It's becoming more frequent that my 18 month old daughter has started refusing the dinner we give her without trying it. Our best guess at why, is because it contains green things.

We always check the food and it is damn tasty, and she does like it if she tries it, but obviously explaining this to an 18 month old is difficult.

We know she is hungry, because in the past we have given her a replacement of something like toast and she'll gobble that down.

What is the best way to handle this? We don't want her to think that she can always swap her healthy dinner for toast, so the method we have currently been using is, if after 15 minutes she is still not eating, we'll get her down and say something like "You haven't eaten your dinner, you must not be hungry". If, later she decides she does want the food, we'll put here back on her chair and let her eat.

Is this a good way to handle it? Would there be a better method? We don't want her to grow up having "food issues"

  • 1
    Could you please clarify: Does she eat what the family is eating (pr parts of) or special meals? Is there a "family dinner", or does she eat separately?
    – Stephie
    Commented Jan 19, 2015 at 15:42
  • She does eat separately most nights because she is in bed before the rest of the family eats.
    – dan
    Commented Jan 19, 2015 at 15:51

6 Answers 6


Some suggestions - these worked for our family - mix and match what works for yours...

  • Eat with her. Eat the same food at the same time. If she sees you eating it, she'll copy you. It may help to serve everyone from the same saucepan - on the table where she can see it - or even serve her from your plate, so she thinks she's getting 'your' food. The more family members you can get to eat at the same time as she does, the better (partly because then the attention won't be entirely on her).

  • Give her finger foods that she can pick up and put in her mouth herself when she feels like it, rather than spoon-feeding her (aka "baby led weaning").

  • If she doesn't eat the food you've prepared (which I'm assuming is both tasty and nutritious), then don't give her an alternative option afterwards (i.e. don't offer an alternative of toast or cake or cookies). She'll be hungrier for the next meal and more likely to eat it.

  • Don't try to persuade her to eat. Just leave it up to her whether she eats or not. Don't give loads of praise for eating, definitely don't give attention for not eating. Your job to make the (tasty and nutritious) food, her job to eat it if she feels like doing so. If she's not hungry, she doesn't have to eat it.

  • Let her make a mess. (Placing a plastic tablecloth on the floor under the high-chair is useful in this context). Make sure there is no "wrong way" for her to be eating / touching / playing with her food. If she's interacting with the food then that's a good thing, so make sure you're never telling her that she's doing it in the wrong way. Table manners can wait until she's older.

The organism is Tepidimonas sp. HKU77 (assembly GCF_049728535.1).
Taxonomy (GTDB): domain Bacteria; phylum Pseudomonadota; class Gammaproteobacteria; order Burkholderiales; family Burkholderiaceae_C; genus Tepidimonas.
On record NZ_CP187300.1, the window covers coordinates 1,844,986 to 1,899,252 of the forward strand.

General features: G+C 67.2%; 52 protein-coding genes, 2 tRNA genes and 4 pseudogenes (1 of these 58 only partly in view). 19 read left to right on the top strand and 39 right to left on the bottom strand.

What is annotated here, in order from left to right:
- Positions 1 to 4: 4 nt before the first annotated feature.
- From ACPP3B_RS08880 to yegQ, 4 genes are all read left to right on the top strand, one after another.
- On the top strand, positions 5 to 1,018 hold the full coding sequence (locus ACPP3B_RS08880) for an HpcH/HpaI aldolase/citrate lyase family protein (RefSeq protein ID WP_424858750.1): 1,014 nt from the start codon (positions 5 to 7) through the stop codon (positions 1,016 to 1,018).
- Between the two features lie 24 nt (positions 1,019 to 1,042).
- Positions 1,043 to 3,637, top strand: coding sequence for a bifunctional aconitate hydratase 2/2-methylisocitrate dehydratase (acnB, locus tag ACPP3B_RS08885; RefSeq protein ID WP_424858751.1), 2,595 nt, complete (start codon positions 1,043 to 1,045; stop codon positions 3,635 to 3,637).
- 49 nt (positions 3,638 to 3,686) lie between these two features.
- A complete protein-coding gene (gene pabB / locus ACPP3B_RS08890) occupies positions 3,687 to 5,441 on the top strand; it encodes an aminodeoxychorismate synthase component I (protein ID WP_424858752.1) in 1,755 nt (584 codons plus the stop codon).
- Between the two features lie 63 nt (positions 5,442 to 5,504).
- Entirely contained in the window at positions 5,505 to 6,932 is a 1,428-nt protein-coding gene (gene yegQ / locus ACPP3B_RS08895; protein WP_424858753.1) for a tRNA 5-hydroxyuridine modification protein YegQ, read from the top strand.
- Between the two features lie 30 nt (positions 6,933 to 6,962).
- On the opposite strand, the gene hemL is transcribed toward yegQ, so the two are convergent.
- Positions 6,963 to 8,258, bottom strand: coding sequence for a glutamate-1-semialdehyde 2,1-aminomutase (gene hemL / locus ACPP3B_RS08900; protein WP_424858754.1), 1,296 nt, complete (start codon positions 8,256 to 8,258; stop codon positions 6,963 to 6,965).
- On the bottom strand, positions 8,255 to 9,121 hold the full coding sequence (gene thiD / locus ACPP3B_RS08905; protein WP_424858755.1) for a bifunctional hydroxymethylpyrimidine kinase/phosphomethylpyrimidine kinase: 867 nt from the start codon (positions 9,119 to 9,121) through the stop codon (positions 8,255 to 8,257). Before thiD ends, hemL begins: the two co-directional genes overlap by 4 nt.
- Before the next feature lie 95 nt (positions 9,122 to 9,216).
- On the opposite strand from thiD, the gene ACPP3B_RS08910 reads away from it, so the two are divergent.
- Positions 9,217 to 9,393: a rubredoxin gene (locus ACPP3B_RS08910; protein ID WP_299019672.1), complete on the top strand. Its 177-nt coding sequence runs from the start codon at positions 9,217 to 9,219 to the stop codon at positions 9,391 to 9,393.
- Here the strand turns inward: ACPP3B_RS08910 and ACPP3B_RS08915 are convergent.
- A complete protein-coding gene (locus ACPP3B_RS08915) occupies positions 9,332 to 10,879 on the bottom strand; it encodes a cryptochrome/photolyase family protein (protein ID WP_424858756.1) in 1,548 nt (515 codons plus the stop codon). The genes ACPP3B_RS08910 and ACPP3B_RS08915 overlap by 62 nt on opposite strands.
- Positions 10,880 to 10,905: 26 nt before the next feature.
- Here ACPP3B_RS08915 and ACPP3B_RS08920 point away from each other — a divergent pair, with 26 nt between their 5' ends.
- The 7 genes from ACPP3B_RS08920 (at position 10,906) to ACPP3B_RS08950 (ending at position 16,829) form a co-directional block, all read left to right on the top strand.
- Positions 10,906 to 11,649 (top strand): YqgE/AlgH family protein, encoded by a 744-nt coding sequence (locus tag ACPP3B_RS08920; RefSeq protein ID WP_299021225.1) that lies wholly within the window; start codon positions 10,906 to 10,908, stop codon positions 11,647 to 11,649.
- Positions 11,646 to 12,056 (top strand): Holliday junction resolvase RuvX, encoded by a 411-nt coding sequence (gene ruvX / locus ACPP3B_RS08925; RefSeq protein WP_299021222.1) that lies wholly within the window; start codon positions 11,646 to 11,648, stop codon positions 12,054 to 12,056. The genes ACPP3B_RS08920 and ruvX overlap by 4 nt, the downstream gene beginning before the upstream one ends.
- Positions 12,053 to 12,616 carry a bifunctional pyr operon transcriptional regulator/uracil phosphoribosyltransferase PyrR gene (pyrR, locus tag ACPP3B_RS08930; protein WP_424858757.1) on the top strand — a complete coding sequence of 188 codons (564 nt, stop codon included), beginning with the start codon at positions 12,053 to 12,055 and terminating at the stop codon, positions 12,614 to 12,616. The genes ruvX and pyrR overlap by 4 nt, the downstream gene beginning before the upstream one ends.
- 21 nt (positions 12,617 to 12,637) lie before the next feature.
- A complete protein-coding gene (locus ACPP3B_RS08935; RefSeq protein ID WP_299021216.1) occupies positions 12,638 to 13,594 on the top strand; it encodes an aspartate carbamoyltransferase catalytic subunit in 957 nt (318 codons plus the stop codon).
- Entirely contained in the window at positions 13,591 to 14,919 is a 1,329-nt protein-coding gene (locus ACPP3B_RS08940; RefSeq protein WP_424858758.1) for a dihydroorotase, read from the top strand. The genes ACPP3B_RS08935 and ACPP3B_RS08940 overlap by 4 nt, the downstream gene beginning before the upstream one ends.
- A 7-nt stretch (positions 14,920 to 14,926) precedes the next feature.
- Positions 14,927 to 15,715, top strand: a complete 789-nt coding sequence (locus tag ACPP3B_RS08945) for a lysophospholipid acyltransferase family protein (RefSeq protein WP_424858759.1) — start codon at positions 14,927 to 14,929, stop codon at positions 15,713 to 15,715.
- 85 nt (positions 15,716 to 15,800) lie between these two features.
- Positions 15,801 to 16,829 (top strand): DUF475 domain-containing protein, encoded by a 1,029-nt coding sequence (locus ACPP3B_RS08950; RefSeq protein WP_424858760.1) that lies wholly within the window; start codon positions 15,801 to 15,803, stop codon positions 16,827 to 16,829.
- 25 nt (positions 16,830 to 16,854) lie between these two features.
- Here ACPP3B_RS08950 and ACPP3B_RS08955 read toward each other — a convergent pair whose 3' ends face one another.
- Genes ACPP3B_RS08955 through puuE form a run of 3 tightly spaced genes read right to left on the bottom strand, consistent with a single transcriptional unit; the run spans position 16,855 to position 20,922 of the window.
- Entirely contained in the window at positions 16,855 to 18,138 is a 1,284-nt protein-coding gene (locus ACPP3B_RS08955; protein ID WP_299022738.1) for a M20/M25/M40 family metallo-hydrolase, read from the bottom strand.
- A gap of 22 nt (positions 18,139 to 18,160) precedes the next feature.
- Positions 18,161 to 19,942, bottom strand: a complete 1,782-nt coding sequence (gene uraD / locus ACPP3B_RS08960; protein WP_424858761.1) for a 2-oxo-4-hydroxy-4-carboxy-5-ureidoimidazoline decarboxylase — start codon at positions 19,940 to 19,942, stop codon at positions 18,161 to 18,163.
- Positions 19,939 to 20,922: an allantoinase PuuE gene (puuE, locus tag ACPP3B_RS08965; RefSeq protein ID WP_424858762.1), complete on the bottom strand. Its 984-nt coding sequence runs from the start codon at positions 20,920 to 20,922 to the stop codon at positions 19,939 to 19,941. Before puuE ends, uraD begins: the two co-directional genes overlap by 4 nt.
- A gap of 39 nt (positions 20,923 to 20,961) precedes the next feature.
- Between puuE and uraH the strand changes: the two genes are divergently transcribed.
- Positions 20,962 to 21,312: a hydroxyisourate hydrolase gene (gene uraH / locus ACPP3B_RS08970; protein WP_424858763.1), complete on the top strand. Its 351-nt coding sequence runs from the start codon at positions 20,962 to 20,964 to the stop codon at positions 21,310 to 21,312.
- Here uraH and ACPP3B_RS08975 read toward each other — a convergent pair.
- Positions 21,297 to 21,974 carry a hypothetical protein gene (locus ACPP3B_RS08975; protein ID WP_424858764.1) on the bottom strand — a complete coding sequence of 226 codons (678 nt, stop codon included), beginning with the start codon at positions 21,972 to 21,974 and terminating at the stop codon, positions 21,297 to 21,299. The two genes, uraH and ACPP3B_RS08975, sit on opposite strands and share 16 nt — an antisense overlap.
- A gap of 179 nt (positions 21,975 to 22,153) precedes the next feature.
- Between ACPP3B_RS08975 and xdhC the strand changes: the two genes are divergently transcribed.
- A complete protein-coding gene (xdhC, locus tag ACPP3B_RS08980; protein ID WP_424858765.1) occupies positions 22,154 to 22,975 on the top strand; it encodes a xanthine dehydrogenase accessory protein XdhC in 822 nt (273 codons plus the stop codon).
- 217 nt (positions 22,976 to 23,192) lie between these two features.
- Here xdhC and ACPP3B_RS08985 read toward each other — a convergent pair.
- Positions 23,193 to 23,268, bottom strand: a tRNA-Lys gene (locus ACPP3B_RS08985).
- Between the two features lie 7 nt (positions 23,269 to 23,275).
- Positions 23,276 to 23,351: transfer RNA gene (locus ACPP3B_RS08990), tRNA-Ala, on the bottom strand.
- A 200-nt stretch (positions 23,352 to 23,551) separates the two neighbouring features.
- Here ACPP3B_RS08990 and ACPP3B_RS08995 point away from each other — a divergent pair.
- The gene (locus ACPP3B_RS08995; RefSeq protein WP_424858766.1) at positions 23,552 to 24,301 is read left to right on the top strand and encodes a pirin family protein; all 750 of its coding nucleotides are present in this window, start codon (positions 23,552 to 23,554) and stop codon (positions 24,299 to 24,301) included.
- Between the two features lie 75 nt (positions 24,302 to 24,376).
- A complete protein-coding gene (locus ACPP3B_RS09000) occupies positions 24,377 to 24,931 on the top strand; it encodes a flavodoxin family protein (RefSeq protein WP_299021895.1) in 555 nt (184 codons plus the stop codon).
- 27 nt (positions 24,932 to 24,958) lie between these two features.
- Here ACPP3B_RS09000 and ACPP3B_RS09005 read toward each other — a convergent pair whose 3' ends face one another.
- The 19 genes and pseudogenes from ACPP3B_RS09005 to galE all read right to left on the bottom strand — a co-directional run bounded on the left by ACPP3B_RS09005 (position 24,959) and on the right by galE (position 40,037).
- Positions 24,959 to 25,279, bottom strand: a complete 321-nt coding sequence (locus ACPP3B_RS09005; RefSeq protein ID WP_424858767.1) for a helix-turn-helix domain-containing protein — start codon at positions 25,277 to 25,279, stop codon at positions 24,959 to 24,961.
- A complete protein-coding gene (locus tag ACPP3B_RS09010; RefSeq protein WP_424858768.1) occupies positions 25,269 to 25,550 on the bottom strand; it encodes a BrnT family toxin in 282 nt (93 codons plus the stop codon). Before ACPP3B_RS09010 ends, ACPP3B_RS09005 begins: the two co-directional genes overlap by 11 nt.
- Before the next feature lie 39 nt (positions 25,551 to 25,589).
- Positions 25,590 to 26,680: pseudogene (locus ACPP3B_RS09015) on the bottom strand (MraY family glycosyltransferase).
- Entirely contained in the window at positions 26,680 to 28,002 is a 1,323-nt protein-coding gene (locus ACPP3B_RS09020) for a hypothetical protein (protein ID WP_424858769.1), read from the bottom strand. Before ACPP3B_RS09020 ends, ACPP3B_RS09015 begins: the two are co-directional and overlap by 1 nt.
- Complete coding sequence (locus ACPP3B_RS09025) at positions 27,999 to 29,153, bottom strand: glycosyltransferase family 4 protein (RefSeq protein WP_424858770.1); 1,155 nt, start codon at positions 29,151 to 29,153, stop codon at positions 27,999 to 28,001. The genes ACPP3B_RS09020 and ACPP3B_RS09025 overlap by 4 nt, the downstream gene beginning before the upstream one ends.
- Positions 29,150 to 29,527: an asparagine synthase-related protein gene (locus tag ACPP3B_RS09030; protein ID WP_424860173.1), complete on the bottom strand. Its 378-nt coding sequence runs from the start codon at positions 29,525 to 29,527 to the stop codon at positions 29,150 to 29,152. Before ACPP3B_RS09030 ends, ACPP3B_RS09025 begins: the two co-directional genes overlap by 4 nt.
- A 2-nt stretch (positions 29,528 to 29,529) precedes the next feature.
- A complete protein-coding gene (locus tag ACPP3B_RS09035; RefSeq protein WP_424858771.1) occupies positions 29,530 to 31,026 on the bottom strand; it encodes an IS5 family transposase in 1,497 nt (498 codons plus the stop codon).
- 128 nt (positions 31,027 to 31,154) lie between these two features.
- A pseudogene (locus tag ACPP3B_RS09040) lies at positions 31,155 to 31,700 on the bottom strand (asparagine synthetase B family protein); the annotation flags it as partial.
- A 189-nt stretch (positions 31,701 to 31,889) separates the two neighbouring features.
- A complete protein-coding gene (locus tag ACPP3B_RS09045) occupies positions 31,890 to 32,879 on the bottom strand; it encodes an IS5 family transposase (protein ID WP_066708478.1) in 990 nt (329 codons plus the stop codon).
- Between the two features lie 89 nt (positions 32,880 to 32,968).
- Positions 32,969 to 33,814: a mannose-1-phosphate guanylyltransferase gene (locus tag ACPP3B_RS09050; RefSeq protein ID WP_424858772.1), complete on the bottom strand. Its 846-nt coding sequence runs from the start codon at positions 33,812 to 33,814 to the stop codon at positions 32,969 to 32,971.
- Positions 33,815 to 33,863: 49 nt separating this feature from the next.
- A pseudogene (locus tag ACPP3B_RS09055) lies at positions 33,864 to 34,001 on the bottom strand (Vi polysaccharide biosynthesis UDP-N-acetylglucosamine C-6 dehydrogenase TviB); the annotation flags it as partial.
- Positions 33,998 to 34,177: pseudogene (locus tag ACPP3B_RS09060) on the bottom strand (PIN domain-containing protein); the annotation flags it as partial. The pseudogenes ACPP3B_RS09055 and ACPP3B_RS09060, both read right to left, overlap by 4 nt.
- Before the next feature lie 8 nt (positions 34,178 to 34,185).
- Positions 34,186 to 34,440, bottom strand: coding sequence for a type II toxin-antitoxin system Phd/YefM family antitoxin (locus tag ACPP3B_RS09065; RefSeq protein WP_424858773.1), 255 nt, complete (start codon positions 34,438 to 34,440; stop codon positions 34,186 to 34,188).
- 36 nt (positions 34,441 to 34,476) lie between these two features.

• If she doesn't eat her food, eat it yourself (at the end of the meal). Make a big deal about how yummy it is and how much you're enjoying it. Let her feel that she's missed out on something nice.

Worked for us!

I'm assuming here that she's an average child without any serious psychological issues surrounding food (which is what she sounds like from your description - the behaviour you're describing is 110% totally normal). But if my assumption is wrong and there are serious issues then you should seek assistance from a healthcare professional: your family doctor should be able to point you in the right direction. Same applies if she's seriously underweight - in that case the strategies above might not be appropriate.

  • 1
    Good idea eating it yourself. I bet that would get almost any child to demand the return if THEIR plate (that the previously wanted nothing to do with...)
    – user7678
    Commented Jan 28, 2016 at 14:30
  • I would add that we did one additional thing, for own sanity. Kids don't sleep when hungry. If the food is tasted, and refused, if they are hungry they can get something else, but only one specific thing. Usually for us it is a piece of bread, but it could also be an apple or similar. No snacks, no dessert, none of their 'favorites'. It is rare that they choose this, will not work if they skip everything, always.
    – Ida
    Commented Feb 4, 2016 at 23:02
  • 1
    Great ideas. There is nothing my kids like eating more than my breakfast cereal. Out of my bowl :) Commented Feb 7, 2016 at 0:13

It sounds like you are basically doing exactly the right thing at mealtimes. I'd support everything said in the answer by 'A E'. I think your strategy of not reacting sounds perfect. I add a bit more detail on what has worked very well for us, mixed with the standard wisdom, in What to do about a 4 year old that's unbelievably picky about food .